It wasn’t always like this. We used to feel important because, at some point in time, we used to interact with one another. We felt like our lives mattered because they mattered to the people sitting, sleeping, and working right beside us. There was a time when all the kids in the neighborhood knew one another and would gather outside to play. There was a time when every kid knew not just their parents, but their uncles, aunts, and cousins. But now? Now we are living in a world where everyone is lonely, but lonely together, squatting in front of our magic screens within the safety of our stone fortresses, afraid to go outdoors, too uncomfortable to speak to those who live closest to us. But a need for belonging, for social interaction, persists in us. Because we are social animals, having evolved to work together to survive, back when food wasn’t just something you could grab off a shelf. So we do everything we can to fill that hole, that gaping hole that craves significance, that craves needing to matter to someone in some way. And we seek it out in the places that have been sold to us for that purpose. Facebook. Twitter. Instagram. These outlets have taken the place of real, human engagement, just as Netflix has taken the place of living and PornHub has replaced intimacy. The result of all this is that our names, faces, and identities become lost amid the ceaseless flow of information, the jumble of countless other identities all vying for recognition. Let me make this perfectly clear: if you have a blog, a Twitter feed, or a YouTube channel, NOBODY CARES. Even if you have millions of followers, nobody really cares about you. Because you’re not a person in social media. You’re a product. A cog in the machine built by Mark Zuckerberg, and others, in this new attention economy. Try vanishing from social media for a week, a month, a year. Will anyone notice your absence? If you never return, will you be mourned? Or will your followers simply move on to some new distraction?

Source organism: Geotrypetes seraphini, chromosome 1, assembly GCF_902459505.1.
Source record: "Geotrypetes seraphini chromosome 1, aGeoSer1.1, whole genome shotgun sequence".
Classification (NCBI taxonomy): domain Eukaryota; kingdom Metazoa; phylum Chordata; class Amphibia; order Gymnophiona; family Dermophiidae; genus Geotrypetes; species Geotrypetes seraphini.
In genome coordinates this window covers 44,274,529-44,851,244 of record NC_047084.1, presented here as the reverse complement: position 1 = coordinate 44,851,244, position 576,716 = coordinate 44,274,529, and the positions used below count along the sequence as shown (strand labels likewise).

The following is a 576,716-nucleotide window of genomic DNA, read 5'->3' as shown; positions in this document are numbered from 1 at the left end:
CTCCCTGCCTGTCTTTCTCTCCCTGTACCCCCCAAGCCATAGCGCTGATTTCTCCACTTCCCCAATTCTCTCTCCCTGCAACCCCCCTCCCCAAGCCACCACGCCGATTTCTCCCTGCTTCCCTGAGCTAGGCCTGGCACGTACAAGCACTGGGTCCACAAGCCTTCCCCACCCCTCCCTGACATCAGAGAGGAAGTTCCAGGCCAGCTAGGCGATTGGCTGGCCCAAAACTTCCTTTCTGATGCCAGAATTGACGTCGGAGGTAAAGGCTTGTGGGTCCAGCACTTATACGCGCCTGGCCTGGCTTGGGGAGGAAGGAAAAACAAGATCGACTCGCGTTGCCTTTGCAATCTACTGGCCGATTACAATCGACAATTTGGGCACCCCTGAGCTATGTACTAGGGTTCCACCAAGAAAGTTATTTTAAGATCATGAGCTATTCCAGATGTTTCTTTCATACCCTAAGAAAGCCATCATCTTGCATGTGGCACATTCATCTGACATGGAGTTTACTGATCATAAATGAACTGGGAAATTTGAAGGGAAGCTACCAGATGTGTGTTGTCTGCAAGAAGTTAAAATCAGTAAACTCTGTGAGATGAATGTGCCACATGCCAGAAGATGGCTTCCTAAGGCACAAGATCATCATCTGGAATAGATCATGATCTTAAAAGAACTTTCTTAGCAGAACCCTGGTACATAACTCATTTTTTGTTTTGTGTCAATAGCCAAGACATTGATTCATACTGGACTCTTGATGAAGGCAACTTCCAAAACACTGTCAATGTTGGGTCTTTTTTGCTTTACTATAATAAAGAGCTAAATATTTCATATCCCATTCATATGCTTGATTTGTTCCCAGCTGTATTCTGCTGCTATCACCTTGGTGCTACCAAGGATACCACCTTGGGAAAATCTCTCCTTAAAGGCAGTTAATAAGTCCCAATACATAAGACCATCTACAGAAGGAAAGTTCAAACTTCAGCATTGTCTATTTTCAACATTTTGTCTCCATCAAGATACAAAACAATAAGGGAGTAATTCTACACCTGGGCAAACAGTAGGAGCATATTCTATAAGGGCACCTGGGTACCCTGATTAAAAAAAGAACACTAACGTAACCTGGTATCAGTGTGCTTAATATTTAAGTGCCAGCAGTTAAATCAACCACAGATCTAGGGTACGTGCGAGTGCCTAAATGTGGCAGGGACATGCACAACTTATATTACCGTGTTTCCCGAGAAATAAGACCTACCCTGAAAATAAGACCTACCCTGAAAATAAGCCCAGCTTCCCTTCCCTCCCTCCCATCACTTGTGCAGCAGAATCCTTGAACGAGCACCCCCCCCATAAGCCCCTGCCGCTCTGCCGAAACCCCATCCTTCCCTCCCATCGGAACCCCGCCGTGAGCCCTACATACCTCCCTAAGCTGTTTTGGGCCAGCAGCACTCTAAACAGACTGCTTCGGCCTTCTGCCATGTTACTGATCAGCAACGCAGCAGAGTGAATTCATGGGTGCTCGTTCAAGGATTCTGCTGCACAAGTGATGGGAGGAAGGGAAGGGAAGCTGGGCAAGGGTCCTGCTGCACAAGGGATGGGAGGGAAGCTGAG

This grand media experiment has been, and continues to be, a colossal failure. Not financially, of course, because where the almighty dollar is God, individual human worth diminishes. Divorced from the things we most need to feel human, we are ever so slowly losing our humanity. And therein lies the problem. It isn’t Trump, or racism, or sexism, or any other -ism you can name. It is, simply, that we have forgotten what it means to be human, because too often, the humans we most closely interact with resemble little more than pixels on a screen.

When I think about dystopias, I try to imagine how travelers, coming from another time or place, might react to the world we are living in. I think the Romans, or Greeks, or some fedora-wearing 1950’s Twilight Zone characters, jumping into 2019, might wander our perfectly organized suburban neighborhoods, with our perfectly trimmed lawns, empty sidewalks, and cookie-cutter houses, asking, “Where the Hell is everybody?” When the AI singularity finally takes us over, we will have already plugged ourselves in. We will live in a cell without walls, in a prison of the mind, in a prison of our own making.